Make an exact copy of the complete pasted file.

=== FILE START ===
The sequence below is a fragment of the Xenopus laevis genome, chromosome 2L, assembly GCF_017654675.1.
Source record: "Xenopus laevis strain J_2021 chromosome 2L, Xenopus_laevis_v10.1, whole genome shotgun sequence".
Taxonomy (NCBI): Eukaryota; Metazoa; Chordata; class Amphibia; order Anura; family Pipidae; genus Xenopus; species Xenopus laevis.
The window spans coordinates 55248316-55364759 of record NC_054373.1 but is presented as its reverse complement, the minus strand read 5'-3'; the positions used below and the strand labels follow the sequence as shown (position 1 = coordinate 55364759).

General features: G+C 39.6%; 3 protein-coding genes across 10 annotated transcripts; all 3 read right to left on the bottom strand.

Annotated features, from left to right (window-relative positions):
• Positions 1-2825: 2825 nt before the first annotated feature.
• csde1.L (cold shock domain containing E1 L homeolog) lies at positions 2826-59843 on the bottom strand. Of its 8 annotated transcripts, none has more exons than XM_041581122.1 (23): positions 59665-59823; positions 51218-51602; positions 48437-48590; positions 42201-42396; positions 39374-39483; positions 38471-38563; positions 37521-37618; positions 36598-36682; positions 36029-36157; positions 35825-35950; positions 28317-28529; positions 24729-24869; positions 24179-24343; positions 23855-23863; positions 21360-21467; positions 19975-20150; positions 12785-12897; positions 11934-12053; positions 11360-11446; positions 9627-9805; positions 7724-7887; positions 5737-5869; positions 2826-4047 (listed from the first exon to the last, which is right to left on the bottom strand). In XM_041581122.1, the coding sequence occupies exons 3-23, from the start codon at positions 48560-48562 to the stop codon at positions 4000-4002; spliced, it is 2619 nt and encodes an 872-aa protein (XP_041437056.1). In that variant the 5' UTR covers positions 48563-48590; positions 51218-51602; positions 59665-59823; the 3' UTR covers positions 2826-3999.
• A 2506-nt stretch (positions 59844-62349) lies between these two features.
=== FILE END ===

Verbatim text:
The sequence below is a fragment of the Xenopus laevis genome, chromosome 2L, assembly GCF_017654675.1.
Source record: "Xenopus laevis strain J_2021 chromosome 2L, Xenopus_laevis_v10.1, whole genome shotgun sequence".
Taxonomy (NCBI): Eukaryota; Metazoa; Chordata; class Amphibia; order Anura; family Pipidae; genus Xenopus; species Xenopus laevis.
The window spans coordinates 55248316-55364759 of record NC_054373.1 but is presented as its reverse complement, the minus strand read 5'-3'; the positions used below and the strand labels follow the sequence as shown (position 1 = coordinate 55364759).

General features: G+C 39.6%; 3 protein-coding genes across 10 annotated transcripts; all 3 read right to left on the bottom strand.

Annotated features, from left to right (window-relative positions):
• Positions 1-2825: 2825 nt before the first annotated feature.
• csde1.L (cold shock domain containing E1 L homeolog) lies at positions 2826-59843 on the bottom strand. Of its 8 annotated transcripts, none has more exons than XM_041581122.1 (23): positions 59665-59823; positions 51218-51602; positions 48437-48590; positions 42201-42396; positions 39374-39483; positions 38471-38563; positions 37521-37618; positions 36598-36682; positions 36029-36157; positions 35825-35950; positions 28317-28529; positions 24729-24869; positions 24179-24343; positions 23855-23863; positions 21360-21467; positions 19975-20150; positions 12785-12897; positions 11934-12053; positions 11360-11446; positions 9627-9805; positions 7724-7887; positions 5737-5869; positions 2826-4047 (listed from the first exon to the last, which is right to left on the bottom strand). In XM_041581122.1, the coding sequence occupies exons 3-23, from the start codon at positions 48560-48562 to the stop codon at positions 4000-4002; spliced, it is 2619 nt and encodes an 872-aa protein (XP_041437056.1). In that variant the 5' UTR covers positions 48563-48590; positions 51218-51602; positions 59665-59823; the 3' UTR covers positions 2826-3999.
• A 2506-nt stretch (positions 59844-62349) lies between these two features.